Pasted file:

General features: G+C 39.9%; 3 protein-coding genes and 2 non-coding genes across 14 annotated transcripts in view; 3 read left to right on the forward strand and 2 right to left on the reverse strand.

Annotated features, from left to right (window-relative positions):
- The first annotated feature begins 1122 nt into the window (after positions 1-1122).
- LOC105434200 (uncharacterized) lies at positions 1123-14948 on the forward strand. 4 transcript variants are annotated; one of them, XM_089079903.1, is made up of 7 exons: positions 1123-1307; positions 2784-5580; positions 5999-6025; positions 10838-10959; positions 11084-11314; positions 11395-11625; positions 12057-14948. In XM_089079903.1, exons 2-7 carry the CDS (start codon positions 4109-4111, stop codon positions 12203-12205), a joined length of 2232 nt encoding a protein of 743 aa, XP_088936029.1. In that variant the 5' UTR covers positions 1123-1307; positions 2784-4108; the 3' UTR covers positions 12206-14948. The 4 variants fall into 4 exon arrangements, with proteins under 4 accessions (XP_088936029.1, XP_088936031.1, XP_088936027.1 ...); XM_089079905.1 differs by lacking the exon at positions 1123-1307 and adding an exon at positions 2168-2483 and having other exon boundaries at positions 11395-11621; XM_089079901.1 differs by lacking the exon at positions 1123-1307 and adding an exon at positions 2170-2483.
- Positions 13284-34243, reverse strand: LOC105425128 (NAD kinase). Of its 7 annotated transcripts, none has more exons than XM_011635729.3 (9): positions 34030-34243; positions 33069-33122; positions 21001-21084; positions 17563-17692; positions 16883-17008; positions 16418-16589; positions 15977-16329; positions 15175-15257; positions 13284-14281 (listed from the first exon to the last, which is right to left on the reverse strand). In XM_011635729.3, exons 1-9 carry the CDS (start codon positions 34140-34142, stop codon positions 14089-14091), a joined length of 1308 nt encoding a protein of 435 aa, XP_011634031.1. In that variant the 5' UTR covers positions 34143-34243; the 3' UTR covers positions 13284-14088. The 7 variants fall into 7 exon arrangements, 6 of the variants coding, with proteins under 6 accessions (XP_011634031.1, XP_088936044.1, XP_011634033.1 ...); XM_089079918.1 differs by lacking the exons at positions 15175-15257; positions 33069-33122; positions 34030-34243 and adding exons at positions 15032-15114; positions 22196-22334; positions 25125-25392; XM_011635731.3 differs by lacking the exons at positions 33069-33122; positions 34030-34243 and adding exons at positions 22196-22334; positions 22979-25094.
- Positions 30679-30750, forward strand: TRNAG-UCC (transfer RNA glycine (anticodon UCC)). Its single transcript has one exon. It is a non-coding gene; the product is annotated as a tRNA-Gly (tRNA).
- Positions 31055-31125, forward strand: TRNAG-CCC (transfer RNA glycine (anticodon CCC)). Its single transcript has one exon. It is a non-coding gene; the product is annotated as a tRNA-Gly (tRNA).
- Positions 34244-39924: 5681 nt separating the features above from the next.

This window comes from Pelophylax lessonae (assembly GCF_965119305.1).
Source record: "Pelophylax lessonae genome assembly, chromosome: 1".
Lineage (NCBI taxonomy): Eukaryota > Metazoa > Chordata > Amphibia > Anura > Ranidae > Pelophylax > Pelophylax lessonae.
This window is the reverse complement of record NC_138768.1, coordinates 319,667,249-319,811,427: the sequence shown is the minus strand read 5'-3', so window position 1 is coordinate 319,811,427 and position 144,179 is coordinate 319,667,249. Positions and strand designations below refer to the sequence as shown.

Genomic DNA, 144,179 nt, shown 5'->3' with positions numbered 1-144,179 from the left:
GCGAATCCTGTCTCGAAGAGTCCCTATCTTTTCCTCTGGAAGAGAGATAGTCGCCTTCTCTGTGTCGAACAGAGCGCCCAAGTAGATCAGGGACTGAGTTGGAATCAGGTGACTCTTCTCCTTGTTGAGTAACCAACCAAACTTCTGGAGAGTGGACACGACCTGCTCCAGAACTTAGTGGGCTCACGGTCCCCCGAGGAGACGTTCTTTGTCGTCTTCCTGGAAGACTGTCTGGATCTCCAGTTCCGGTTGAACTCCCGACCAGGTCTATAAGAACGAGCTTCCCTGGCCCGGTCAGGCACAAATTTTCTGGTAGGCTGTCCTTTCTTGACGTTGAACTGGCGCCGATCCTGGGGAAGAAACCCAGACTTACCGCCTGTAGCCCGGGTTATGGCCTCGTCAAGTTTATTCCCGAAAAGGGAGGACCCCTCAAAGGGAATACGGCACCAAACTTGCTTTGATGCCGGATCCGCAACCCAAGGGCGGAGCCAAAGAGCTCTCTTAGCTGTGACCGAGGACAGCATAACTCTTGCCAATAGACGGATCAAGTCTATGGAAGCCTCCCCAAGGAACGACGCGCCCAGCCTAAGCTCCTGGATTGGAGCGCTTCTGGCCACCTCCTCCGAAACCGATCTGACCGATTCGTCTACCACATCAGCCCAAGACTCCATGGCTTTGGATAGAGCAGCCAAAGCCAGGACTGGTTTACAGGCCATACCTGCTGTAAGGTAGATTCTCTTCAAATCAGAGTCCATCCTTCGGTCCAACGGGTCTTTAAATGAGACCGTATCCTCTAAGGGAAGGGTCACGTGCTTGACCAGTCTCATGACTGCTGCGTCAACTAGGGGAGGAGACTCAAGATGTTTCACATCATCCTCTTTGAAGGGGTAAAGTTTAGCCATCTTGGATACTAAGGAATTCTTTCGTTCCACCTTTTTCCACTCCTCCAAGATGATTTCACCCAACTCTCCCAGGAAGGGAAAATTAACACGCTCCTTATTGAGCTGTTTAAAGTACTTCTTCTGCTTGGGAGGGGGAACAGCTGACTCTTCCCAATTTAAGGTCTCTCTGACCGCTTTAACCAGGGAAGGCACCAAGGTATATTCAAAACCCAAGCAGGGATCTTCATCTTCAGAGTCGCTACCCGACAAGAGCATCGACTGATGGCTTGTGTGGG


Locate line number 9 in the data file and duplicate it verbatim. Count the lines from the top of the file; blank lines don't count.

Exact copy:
This window comes from Pelophylax lessonae (assembly GCF_965119305.1).